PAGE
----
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Chris Isidore Commentary:
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Get ready Peyton, Eli's coming

Eli Manning is already following brother Peyton's path to the Super Bowl. Now he's poised to follow his off-field endorsement success too.

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A weekly column by Chris Isidore, CNNMoney.com senior writer

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NEW YORK (CNNMoney.com) -- Those rare sports fans who think there aren't enough Mannings in commercials can take heart. Peyton's little brother Eli could soon be Madison Avenue's new go-to guy.

Peyton Manning was already at the top of the endorsement game when he showed up at last year's Super Bowl, pulling down $11 million from sponsors ranging from MasterCard (MA) and Sprint Nextel (S, Fortune 500) to Reebok and PepsiCo's (PEP, Fortune 500) Gatorade, according to an estimate at that time from Sports Illustrated. He's added about $2 million to that total since he won the big game and its MVP award.

But Peyton and his Indianapolis Colts made an early and unexpected exit from this year's playoffs, while brother Eli's New York Giants have pulled off three road playoff victories to make an appearance that surprised even most of their fans.

Now, advertising and athlete endorsement experts say they won't be surprised to see the younger Manning showing up in a ton of new spots in the next year, even if the Giants lose to the heavily favored New England Patriots.

A upset win could catapult Eli into the top echelon of athlete endorsers.

"He could do $3 million just in local New York spots even if the Giants lose," said Bob Dorfman, executive creative director at Baker Street Partners, and author of the Sports Marketers' Scouting Report. "I'd say a Super Bowl ring is worth another $3 million to $5 million in national spots."

Eli is helped by the fact that the other quarterback in Sunday's game, Tom Brady, has so far been reluctant to do much in the way of commercials despite tremendous on-field success and model-like good looks. That opens further opportunities for Eli, even if he's not the winner in the big game.

Big brother's hand-me-downs. To date, most of Eli's commercial appearances have been in supporting roles in spots where his brother is a star -- such as a recent spot for Kraft Foods' (KFT) Oreos or satellite television provider DirecTV (DTV, Fortune 500).

Henry Schafer, executive vice president of Marketing Evaluations, which does the Q-score ratings used by sponsors to judge an endorser's appeal, said just getting included in more of Peyton's spots could give Eli an enviable lineup of sponsors.

"I think that will certainly become more a serious consideration for many sponsors," said Schafer. "Two Mannings may be better than one."

Most of the experts said that no matter how far Eli takes the Giants, he's got a long way to go to develop the same on-camera personality that his brother enjoys. It's that acting skill that helped make Peyton Manning a hot property with advertisers, even when he was still suffering from the Can't-Win-The-Big-One label that normally would be a significant drag on an athlete's endorsement potential.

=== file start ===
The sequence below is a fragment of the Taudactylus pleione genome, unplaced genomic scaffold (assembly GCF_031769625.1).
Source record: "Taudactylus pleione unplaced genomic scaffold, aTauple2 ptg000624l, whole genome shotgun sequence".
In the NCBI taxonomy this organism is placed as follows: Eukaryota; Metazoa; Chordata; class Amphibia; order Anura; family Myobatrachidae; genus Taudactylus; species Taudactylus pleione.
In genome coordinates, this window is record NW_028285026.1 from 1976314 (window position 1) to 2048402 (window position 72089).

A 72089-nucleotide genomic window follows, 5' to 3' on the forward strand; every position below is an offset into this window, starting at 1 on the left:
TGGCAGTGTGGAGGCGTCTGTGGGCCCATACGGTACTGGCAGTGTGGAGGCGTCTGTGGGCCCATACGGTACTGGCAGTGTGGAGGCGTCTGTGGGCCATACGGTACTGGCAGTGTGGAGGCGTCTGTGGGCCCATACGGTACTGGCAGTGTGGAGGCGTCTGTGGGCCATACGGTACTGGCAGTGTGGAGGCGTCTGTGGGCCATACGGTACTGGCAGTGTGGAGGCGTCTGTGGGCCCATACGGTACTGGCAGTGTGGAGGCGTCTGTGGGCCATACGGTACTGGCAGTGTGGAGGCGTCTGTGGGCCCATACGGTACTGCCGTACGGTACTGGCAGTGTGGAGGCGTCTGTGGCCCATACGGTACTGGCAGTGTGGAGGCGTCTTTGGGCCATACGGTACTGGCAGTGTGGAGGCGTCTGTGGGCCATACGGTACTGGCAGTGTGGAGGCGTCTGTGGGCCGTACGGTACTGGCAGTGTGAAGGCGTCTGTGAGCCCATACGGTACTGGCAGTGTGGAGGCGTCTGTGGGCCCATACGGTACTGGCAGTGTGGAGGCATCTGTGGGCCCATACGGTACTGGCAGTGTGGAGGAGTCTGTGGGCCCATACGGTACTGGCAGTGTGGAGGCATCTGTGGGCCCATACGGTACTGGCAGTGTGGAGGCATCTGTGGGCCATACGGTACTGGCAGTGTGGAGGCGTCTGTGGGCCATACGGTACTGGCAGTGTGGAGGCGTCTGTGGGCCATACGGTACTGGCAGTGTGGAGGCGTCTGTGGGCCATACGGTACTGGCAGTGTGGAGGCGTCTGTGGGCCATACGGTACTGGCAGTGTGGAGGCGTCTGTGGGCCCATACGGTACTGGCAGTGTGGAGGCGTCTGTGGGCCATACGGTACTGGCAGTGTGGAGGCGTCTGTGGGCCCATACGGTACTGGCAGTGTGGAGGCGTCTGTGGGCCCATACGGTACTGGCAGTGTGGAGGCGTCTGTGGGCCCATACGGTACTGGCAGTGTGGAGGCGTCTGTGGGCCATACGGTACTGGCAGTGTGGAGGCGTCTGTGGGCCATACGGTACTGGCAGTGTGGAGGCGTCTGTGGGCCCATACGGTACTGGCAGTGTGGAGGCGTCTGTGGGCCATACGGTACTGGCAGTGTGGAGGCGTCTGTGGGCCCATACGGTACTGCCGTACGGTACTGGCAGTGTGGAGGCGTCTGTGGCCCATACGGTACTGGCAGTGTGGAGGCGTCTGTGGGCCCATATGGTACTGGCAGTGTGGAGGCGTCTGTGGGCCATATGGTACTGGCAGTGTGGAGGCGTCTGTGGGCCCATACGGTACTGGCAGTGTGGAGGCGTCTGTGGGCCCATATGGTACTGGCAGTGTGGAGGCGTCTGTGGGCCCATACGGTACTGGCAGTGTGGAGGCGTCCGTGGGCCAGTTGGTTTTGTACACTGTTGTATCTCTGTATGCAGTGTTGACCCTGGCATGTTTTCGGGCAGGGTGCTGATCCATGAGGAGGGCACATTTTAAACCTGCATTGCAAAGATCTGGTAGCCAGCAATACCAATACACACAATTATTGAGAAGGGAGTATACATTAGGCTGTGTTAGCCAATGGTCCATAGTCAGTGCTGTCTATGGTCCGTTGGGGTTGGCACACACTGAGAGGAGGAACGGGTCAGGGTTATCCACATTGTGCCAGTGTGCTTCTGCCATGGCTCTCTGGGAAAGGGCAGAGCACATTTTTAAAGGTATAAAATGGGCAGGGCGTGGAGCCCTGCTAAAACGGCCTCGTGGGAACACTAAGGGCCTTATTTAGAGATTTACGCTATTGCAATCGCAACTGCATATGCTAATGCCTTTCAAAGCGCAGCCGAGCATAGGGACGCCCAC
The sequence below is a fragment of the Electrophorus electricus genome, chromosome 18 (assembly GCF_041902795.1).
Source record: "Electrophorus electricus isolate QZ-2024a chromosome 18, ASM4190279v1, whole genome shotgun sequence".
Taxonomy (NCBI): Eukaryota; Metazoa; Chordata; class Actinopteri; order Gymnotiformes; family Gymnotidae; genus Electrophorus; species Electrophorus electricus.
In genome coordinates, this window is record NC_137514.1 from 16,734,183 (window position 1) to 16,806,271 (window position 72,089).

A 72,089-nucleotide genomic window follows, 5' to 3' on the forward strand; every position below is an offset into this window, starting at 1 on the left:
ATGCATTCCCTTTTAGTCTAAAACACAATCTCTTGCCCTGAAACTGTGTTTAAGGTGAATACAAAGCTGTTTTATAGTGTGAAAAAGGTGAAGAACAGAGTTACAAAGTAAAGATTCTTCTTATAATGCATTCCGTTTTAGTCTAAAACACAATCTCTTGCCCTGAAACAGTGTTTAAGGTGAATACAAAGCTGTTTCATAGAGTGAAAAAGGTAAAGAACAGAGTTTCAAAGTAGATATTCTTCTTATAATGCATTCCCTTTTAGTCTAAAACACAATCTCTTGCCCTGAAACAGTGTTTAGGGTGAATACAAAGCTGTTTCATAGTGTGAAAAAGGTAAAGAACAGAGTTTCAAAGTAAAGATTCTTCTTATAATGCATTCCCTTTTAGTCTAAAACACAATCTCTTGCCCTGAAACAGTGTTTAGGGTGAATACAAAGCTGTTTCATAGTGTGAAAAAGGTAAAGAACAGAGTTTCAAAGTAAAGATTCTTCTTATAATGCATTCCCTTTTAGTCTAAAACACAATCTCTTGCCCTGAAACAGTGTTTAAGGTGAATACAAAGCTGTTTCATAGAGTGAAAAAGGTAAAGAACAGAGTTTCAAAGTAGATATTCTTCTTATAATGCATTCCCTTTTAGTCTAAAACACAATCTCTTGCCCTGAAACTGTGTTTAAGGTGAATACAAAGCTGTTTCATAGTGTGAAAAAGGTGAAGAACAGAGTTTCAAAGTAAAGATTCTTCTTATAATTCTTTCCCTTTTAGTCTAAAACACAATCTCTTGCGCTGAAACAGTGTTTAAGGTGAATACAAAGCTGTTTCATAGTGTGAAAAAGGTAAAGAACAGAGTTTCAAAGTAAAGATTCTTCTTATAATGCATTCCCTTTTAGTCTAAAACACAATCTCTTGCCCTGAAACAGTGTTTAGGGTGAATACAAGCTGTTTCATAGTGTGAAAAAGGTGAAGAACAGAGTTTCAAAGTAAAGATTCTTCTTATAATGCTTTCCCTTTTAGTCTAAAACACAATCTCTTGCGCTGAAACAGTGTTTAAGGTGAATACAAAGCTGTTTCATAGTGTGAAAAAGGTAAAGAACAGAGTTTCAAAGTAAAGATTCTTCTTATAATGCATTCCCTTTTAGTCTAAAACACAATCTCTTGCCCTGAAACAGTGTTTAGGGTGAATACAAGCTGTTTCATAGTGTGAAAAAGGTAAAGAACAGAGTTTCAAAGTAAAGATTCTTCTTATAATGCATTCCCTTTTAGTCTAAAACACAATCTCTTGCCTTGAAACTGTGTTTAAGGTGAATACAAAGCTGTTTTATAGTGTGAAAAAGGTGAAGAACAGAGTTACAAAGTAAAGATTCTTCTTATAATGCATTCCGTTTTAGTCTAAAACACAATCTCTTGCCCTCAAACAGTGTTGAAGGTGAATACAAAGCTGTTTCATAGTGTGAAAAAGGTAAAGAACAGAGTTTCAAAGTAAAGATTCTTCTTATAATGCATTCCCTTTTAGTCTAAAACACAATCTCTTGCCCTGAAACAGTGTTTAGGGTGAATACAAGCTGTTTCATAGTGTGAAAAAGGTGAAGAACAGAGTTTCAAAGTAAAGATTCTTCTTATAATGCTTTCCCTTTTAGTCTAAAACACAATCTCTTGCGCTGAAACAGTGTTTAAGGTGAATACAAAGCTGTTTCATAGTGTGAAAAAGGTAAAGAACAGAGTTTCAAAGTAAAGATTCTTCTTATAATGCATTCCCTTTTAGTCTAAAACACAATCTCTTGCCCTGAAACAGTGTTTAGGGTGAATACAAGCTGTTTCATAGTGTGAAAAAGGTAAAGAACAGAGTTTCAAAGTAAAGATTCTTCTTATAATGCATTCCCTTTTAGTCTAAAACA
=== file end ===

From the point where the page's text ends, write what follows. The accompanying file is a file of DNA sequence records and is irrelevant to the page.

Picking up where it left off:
"What would certainly help is if Eli took the off season taking some charisma lessons from Peyton," said Dorfman.

Where everybody knows his name. Still, Eli already has an enviable level of familiarity, which is one of the top attributes that advertisers value. The Marketing Evaluation survey found he is already familiar to 75 percent of sports fans surveyed.

That puts him just narrowly behind Brady, who is known by 77 percent of fans. Just brother Peyton, at 82 percent, and the Packers' Brett Favre also top Eli in familiarity among team sport athletes. And only Tiger Woods and NASCAR's top drivers come in higher overall.

Ratings from another survey conducted by talent agency Davie Brown show a similar ranking in terms of the awareness among U.S. consumers overall, with Eli only narrowly behind Brady.

Darin David, account director for The Marketing Arm, which helps negotiate endorsement deals between sponsors and celebrities, said that familiarity is something that advertisers will look to tap into, especially if they can't afford brother Peyton.

"He's already pretty high on the food chain," said David. "In name recognition and appeal, he's ahead of [Pittsburgh Steeler quarterback] Ben Roethlisberger, who's already won a Super Bowl. He clearly wouldn't be this highly ranked if not for the Manning name. That all comes into play."

Sure, nobody is rushing to crown the younger Manning as Broadway Eli. But if he pulls off the biggest Super Bowl upset since the Jets beat the Balitmore Colts in 1969, we may see more of Eli in commercials than we did of Joe Namath in his heyday. We just wonder how Eli looks in pantyhose. To top of page

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